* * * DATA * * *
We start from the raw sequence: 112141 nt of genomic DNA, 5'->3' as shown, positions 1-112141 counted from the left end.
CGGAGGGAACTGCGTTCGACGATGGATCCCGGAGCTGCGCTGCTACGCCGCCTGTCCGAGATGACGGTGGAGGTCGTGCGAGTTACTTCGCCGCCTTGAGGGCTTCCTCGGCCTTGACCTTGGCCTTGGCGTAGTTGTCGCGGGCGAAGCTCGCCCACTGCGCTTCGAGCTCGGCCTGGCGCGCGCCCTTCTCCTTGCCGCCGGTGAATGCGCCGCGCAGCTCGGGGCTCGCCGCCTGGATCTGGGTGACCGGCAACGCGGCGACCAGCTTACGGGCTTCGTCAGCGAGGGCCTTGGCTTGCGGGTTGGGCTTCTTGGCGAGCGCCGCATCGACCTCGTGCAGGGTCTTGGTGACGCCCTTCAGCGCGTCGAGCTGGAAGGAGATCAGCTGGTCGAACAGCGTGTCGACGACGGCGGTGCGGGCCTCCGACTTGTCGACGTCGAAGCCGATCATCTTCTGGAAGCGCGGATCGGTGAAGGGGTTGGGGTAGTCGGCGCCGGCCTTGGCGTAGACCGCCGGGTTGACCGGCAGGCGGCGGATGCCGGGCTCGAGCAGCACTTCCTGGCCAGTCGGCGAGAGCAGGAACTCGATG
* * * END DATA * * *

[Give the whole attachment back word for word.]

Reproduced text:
We start from the raw sequence: 112141 nt of genomic DNA, 5'->3' as shown, positions 1-112141 counted from the left end.
CGGAGGGAACTGCGTTCGACGATGGATCCCGGAGCTGCGCTGCTACGCCGCCTGTCCGAGATGACGGTGGAGGTCGTGCGAGTTACTTCGCCGCCTTGAGGGCTTCCTCGGCCTTGACCTTGGCCTTGGCGTAGTTGTCGCGGGCGAAGCTCGCCCACTGCGCTTCGAGCTCGGCCTGGCGCGCGCCCTTCTCCTTGCCGCCGGTGAATGCGCCGCGCAGCTCGGGGCTCGCCGCCTGGATCTGGGTGACCGGCAACGCGGCGACCAGCTTACGGGCTTCGTCAGCGAGGGCCTTGGCTTGCGGGTTGGGCTTCTTGGCGAGCGCCGCATCGACCTCGTGCAGGGTCTTGGTGACGCCCTTCAGCGCGTCGAGCTGGAAGGAGATCAGCTGGTCGAACAGCGTGTCGACGACGGCGGTGCGGGCCTCCGACTTGTCGACGTCGAAGCCGATCATCTTCTGGAAGCGCGGATCGGTGAAGGGGTTGGGGTAGTCGGCGCCGGCCTTGGCGTAGACCGCCGGGTTGACCGGCAGGCGGCGGATGCCGGGCTCGAGCAGCACTTCCTGGCCAGTCGGCGAGAGCAGGAACTCGATG